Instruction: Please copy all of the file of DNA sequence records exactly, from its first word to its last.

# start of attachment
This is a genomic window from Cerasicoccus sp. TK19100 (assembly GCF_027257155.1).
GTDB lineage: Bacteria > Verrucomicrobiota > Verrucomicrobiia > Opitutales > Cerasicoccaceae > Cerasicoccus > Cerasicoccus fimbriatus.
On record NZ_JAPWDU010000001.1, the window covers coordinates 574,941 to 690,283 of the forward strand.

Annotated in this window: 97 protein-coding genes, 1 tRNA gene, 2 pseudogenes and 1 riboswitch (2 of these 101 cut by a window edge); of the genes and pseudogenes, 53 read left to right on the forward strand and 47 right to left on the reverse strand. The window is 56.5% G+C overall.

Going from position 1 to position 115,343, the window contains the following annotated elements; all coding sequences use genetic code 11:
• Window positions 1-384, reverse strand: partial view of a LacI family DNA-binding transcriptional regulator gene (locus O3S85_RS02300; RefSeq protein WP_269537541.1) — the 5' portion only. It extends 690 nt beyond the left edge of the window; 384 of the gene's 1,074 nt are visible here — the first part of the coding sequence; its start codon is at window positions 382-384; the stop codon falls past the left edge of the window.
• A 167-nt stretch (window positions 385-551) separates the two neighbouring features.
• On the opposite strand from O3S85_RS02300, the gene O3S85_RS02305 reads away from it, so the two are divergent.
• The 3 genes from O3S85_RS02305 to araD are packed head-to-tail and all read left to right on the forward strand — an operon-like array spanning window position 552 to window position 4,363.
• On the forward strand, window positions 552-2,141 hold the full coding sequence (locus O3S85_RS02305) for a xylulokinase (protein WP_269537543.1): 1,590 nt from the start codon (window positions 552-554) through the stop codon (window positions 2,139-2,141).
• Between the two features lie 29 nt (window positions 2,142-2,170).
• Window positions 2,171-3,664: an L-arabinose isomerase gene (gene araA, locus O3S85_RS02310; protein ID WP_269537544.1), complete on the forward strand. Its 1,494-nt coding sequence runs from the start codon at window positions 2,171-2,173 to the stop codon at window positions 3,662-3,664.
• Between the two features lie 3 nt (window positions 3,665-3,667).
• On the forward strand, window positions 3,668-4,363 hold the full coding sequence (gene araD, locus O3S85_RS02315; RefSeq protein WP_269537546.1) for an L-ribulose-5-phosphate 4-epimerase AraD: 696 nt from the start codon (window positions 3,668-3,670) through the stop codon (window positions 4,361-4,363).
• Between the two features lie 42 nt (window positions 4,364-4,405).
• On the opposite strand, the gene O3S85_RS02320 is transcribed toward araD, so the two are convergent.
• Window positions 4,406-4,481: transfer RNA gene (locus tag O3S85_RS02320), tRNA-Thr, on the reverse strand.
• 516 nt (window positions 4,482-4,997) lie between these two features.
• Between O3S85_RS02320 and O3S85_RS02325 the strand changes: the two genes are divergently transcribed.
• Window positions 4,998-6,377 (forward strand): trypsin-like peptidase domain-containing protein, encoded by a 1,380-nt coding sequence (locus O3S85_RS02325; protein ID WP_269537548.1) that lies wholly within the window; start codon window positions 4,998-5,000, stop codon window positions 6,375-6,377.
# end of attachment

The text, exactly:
This is a genomic window from Cerasicoccus sp. TK19100 (assembly GCF_027257155.1).
GTDB lineage: Bacteria > Verrucomicrobiota > Verrucomicrobiia > Opitutales > Cerasicoccaceae > Cerasicoccus > Cerasicoccus fimbriatus.
On record NZ_JAPWDU010000001.1, the window covers coordinates 574,941 to 690,283 of the forward strand.

Annotated in this window: 97 protein-coding genes, 1 tRNA gene, 2 pseudogenes and 1 riboswitch (2 of these 101 cut by a window edge); of the genes and pseudogenes, 53 read left to right on the forward strand and 47 right to left on the reverse strand. The window is 56.5% G+C overall.

Going from position 1 to position 115,343, the window contains the following annotated elements; all coding sequences use genetic code 11:
• Window positions 1-384, reverse strand: partial view of a LacI family DNA-binding transcriptional regulator gene (locus O3S85_RS02300; RefSeq protein WP_269537541.1) — the 5' portion only. It extends 690 nt beyond the left edge of the window; 384 of the gene's 1,074 nt are visible here — the first part of the coding sequence; its start codon is at window positions 382-384; the stop codon falls past the left edge of the window.
• A 167-nt stretch (window positions 385-551) separates the two neighbouring features.
• On the opposite strand from O3S85_RS02300, the gene O3S85_RS02305 reads away from it, so the two are divergent.
• The 3 genes from O3S85_RS02305 to araD are packed head-to-tail and all read left to right on the forward strand — an operon-like array spanning window position 552 to window position 4,363.
• On the forward strand, window positions 552-2,141 hold the full coding sequence (locus O3S85_RS02305) for a xylulokinase (protein WP_269537543.1): 1,590 nt from the start codon (window positions 552-554) through the stop codon (window positions 2,139-2,141).
• Between the two features lie 29 nt (window positions 2,142-2,170).
• Window positions 2,171-3,664: an L-arabinose isomerase gene (gene araA, locus O3S85_RS02310; protein ID WP_269537544.1), complete on the forward strand. Its 1,494-nt coding sequence runs from the start codon at window positions 2,171-2,173 to the stop codon at window positions 3,662-3,664.
• Between the two features lie 3 nt (window positions 3,665-3,667).
• On the forward strand, window positions 3,668-4,363 hold the full coding sequence (gene araD, locus O3S85_RS02315; RefSeq protein WP_269537546.1) for an L-ribulose-5-phosphate 4-epimerase AraD: 696 nt from the start codon (window positions 3,668-3,670) through the stop codon (window positions 4,361-4,363).
• Between the two features lie 42 nt (window positions 4,364-4,405).
• On the opposite strand, the gene O3S85_RS02320 is transcribed toward araD, so the two are convergent.
• Window positions 4,406-4,481: transfer RNA gene (locus tag O3S85_RS02320), tRNA-Thr, on the reverse strand.
• 516 nt (window positions 4,482-4,997) lie between these two features.
• Between O3S85_RS02320 and O3S85_RS02325 the strand changes: the two genes are divergently transcribed.
• Window positions 4,998-6,377 (forward strand): trypsin-like peptidase domain-containing protein, encoded by a 1,380-nt coding sequence (locus O3S85_RS02325; protein ID WP_269537548.1) that lies wholly within the window; start codon window positions 4,998-5,000, stop codon window positions 6,375-6,377.